For these Latino and Indigenous farmers, the future of agriculture is about sustainability and giving back

Kate Morrissey, The San Diego Union-Tribune on

Published in Business News

The son of migrant farm workers from Nayarit, Mexico, Hector Lopez said he wanted nothing to do with agriculture for most of his life after watching the way his parents were treated. Now retired, he changed his mind during the pandemic when he saw an opportunity to buy an avocado farm in Bonsall with the hopes of increasing local access to quality produce.

On a recent morning, Lopez stood at the crest of the hill that hosts his 12-acre Tierra Sana Farm, surrounded by dozens of eager visitors with questions about his practices.

"That passion was born in me again," he said to the group in Spanish.

His farm was the first stop on a tour by the Latino Farmer Conference, which came to San Diego County over two days last week and was hosted by the National Center for Appropriate Technology and the U.S. Department of Agriculture Natural Resources Conservation Service. In its eighth year, the conference focused on bringing information about conservation, organic farming, regenerative agricultural practices and business management to Spanish-speaking farmers.

Omar Rodriguez, a conference organizer and sustainable agriculture specialist with the National Center for Appropriate Technology, said the conference, which happens in different California locations each year, is intended as both a place for farmers to network with each other and for them to connect with organizations that provide resources and support.

"First and foremost, it's a conference based around conservation — teaching cultural practices and management practices that are ecologically focused," Rodriguez said. "Beyond that, we also recognize that a farm needs to have sound business fundamentals and a good marketing strategy in order to even be able to think about conservation and soil health and things like that, so a big component of the Latino Farmer Conference does happen to be business management and leadership."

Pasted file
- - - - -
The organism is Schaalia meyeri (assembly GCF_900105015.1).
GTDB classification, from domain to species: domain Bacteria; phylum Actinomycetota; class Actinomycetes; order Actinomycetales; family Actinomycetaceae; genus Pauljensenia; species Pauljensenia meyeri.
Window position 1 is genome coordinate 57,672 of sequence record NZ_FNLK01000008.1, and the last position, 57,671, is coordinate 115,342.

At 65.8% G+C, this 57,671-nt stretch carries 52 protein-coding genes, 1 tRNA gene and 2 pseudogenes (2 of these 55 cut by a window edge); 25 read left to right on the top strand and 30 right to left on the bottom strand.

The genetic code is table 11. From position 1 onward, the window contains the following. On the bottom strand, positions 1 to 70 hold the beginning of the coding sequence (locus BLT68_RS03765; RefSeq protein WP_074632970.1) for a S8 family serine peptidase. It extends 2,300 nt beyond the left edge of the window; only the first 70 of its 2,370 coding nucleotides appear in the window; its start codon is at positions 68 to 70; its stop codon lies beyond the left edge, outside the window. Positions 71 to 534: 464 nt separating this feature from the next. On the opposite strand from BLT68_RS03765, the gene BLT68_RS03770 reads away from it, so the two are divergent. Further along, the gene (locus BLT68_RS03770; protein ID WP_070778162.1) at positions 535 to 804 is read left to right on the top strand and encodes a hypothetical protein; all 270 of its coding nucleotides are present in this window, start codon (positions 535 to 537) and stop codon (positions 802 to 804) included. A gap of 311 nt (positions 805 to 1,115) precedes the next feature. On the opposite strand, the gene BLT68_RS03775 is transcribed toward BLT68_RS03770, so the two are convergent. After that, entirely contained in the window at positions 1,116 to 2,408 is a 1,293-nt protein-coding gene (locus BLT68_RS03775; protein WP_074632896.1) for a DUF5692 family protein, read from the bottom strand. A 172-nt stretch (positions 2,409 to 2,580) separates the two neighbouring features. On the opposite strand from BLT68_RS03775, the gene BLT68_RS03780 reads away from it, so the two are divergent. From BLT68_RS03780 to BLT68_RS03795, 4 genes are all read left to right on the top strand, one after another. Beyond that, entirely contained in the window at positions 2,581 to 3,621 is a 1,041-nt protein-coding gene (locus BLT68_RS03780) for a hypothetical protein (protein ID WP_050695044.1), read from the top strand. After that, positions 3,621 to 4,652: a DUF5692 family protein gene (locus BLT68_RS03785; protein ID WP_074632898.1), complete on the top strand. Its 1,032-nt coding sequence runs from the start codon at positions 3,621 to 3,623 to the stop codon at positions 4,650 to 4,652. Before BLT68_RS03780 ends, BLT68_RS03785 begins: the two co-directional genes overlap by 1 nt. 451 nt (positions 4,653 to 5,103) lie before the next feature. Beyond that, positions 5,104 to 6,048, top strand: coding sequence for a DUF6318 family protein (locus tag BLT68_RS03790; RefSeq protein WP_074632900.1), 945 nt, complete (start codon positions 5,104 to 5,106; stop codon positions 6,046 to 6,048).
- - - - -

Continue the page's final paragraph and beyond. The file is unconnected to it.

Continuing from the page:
The first day consisted of a tour of several farms in North County, and on the second day, attendees gathered at the California Center for the Arts for presentations and panels, as well as more networking. Rodriguez estimated that about 250 people attended. They came from all over California, and some even came from as far away as New York.

On the first day of the conference, two charter buses of farmers, agriculture students, advocates and government officials toured three farms.

At the first stop, Lopez shared his experiences getting a grant from his water district to study his watering efficiency and improve it. The farm had been partially abandoned when he bought it, he said, and the watering system was old. He said that when he watered his trees, he lost about 45 percent of the water because of the inefficient system. With the improvements made using the grant, he now has 94 percent efficiency, he said.

He also demonstrated a compost tea process that he uses to provide nutrients to his plants weekly.


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